Court of Protection Revokes Lasting Power of Attorney

In the recent case of Re AMH [2015] EWCOP 70, the Court of Protection has revoked a Lasting Power of Attorney appointing a daughter to act as her mother’s Attorney because she was ‘unsuitable’ to act.

Suitability to act can mean a number of things, such as concerns over the use of funds or making decisions that are not necessarily in the person’s best interests. After all, being an Attorney is an important responsibility and you have to consider carefully at each stage, that you are working for the benefit of the person who has entrusted you in this role.

In a complete U-turn however, the same Court then appointed the removed daughter as a Deputy for her mother – still a role that gives the daughter authority to make decisions on behalf of her mother, but with much closer supervision.

You might be wondering why this is important and it’s to do with the distinction between an Attorney and a Deputy.

Let us explain:

If you are an Attorney or a Deputy, you probably have this role because the person you are making decisions for is no longer able to make decisions for themselves. Perhaps they have an acquired brain injury, or they have Alzheimer’s or Dementia.

If you are appointed as an Attorney in a Lasting Power of Attorney, then you have been chosen by the person who has made the Power to act for them in certain situations. You might have been appointed alone or with other Attorneys.

The person who made the LPA would have done so at a time when they were able to express their views about the appointment. Usually, an LPA is then used in the future if the person who made it becomes ill and needs to rely on their Attorneys to help them.

Unlike an Attorney, a Deputy is an appointment made by the Court – and not by the person concerned. The appointment of a Deputy is made when the person in question no longer has the capacity to make this type of decision themselves.

When someone is appointed by the Court, they can be supervised much more closely than if they are an Attorney appointed in an LPA. This is because the Court needs to make sure that the person who has been appointed is doing a good job and doesn’t need additional assistance. They also have to present annual accounts and there are sanctions if a Deputy doesn’t carry out their role with reasonable care and skill.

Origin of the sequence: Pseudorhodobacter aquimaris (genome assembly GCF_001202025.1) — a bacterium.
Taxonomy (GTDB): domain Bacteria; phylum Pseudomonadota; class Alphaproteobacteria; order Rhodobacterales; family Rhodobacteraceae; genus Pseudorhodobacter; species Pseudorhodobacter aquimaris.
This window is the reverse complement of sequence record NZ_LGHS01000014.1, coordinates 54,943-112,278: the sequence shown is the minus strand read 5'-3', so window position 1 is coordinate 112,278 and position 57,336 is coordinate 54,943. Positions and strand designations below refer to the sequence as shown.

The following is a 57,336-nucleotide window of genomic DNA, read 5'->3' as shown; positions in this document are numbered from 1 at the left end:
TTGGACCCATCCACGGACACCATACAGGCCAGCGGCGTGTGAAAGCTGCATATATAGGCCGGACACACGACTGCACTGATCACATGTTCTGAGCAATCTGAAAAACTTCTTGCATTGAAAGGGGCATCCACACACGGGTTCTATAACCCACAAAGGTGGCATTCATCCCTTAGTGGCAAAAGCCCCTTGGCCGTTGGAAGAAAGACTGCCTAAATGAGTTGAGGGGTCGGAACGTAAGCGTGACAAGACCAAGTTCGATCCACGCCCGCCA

Although sanctions also exist in a similar way for Attorneys, it’s usually the case that because the Attorney has been chosen by the person in question themselves, they will have decided on someone they trust to deal with things in the right way. In this new judgement from the Court of Protection however, this was sadly not the case.

If you have concerns about how an Attorney is acting however, you can report them to the Office of the Public Guardian.

In this recent case, the Judge felt that the attorney had serious shortcomings in her ability to control her mother’s affairs. She had a history of making inappropriate purchases for her mother and had not saved her mother’s surplus income for the future.

By revoking her appointment as an Attorney and replacing her authority to act under a Deputyship Order, the Court is able to supervise her actions more closely so that her mother’s best interests are served.

Are you looking to make a Lasting Power of Attorney or need some guidance about how to act as an Attorney or Deputy? Get in touch and we can give you some legal and practical advice.

Need further help?

If you would like to discuss any of the topics raised in this article, please do not hesitate to contact us.

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